The wildfire season started early this month in the northwestern U.S. and the huge blaze still burns in Fort McMurray Canada after three weeks of fighting the flames. What causes wildfires on this scale, and how can we prevent them?
Although three weeks have passed since the fire started, there remain over 1,000 firefighters and 50 helicopters in Fort McMurray, Canada to fight the wildfire raging there. One thousand more firefighters are expected in the next week and the fire remains “out of control.” The fire covers more than 522,000 hectares, but is no longer considered a threat to nearby communities. Also fortunately, gas and electricity have been restored to the surrounding areas, and residents will be allowed to start returning to their homes in the areas deemed safe starting in June.
Wildfires, also known as forest fires, grass fires, or even bushfires in Australia, are uncontrolled fires that usually happen in so-called “wild” areas uninhabited by people. However, they spread quickly, especially in times of drought, and can extend into areas where there are houses and other agricultural resources. They can burn twice as hot as the surface of Venus and reach higher than 50 meters (over 160 feet).
What Causes Wildfires?
Wildfires are most commonly caused by people, but can also be ignited by lightning or even volcanic eruptions. To grow, wildfires need fuel in the form of trees or other vegetation, so the climate must be moist enough to support plant growth but also involve long, dry heat waves. They are most common in wooded areas in the United States and Canada, as well as Australia and the Western Cape in South Africa. The USDA Forest Service provides an up-to-date map of any active fires in the United States.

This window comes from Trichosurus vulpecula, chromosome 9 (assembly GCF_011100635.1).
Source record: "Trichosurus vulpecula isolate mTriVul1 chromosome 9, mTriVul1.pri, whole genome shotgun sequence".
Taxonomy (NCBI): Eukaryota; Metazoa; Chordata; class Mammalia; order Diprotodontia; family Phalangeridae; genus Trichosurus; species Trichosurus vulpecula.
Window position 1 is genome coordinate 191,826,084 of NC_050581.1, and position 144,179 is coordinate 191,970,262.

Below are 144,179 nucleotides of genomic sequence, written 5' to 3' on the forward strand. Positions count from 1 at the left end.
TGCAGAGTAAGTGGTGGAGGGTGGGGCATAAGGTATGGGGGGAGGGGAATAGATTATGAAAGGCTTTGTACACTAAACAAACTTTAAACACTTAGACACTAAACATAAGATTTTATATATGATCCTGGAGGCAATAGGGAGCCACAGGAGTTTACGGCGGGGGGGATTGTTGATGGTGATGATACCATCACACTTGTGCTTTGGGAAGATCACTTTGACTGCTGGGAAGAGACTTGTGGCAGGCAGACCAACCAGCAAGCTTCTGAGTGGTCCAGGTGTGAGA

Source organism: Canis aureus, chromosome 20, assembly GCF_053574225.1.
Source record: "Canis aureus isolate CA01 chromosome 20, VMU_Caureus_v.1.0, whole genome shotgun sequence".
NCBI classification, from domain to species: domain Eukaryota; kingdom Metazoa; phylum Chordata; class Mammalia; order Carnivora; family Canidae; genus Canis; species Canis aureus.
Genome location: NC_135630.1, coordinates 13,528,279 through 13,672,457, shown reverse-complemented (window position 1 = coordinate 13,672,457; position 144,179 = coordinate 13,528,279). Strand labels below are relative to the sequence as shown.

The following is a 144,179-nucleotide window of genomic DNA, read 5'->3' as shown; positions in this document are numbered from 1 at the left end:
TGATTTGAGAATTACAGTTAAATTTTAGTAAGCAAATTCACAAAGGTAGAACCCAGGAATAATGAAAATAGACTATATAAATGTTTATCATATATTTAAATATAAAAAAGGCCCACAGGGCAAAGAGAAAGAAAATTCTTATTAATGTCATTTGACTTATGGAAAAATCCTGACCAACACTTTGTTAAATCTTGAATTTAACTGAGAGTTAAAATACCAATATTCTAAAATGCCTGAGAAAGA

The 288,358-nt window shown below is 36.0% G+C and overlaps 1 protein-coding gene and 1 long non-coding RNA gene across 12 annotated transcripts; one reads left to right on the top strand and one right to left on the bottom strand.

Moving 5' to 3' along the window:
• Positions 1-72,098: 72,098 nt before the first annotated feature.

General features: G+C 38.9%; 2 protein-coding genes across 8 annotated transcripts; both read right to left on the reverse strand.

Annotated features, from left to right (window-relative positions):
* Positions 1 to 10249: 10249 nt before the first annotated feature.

In southern California in particular, wildfires are often accelerated by the Santa Ana winds, hot, dry air that blows in from the desert. These powerful, fast-moving winds can help wildfires cover 40 miles in a single day.
What Are the Repercussions of Wildfires?
If the conditions are right, wildfires can also produce what is called a fire tornado or a fire devil or sometimes even a firenado. This weather phenomenon appears to be just what it sounds like: a tornado made of fire, although its formation is more similar to that of a dust devil than an actual tornado.
When hot, dry air rises quickly from the ground it forms a column within which the density of the air decreases with height. The less dense air at the top will cool and dissipate, leaving the column, while more, hotter air gets pulled in from the bottom. Thanks to angular momentum, this creates a vertical vortex where the spinning hot air picks up fire debris like embers, ashes, and hot gases. Although at heights of hundreds of feet they can be terrifying looking, firenados usually only last a few minutes. However, they are fast moving, and so can cause wildfires to spread while causing their own significant damage in their short lifetimes.
One positive outcome from wildfires can be making the conditions just right for the growth of fungi. Although we know that mushrooms grow from formations known as sclerotia, when these growths will actually produce the tasty mushrooms we can eat is sometimes a mystery. Some sclerotia exist for years before they bear fruit. Moderate wildfires, however, are known to inspire the growth of so-called “post-fire morels,” which typically pop up a few weeks after a fire and can continue to grow for up to two years afterward.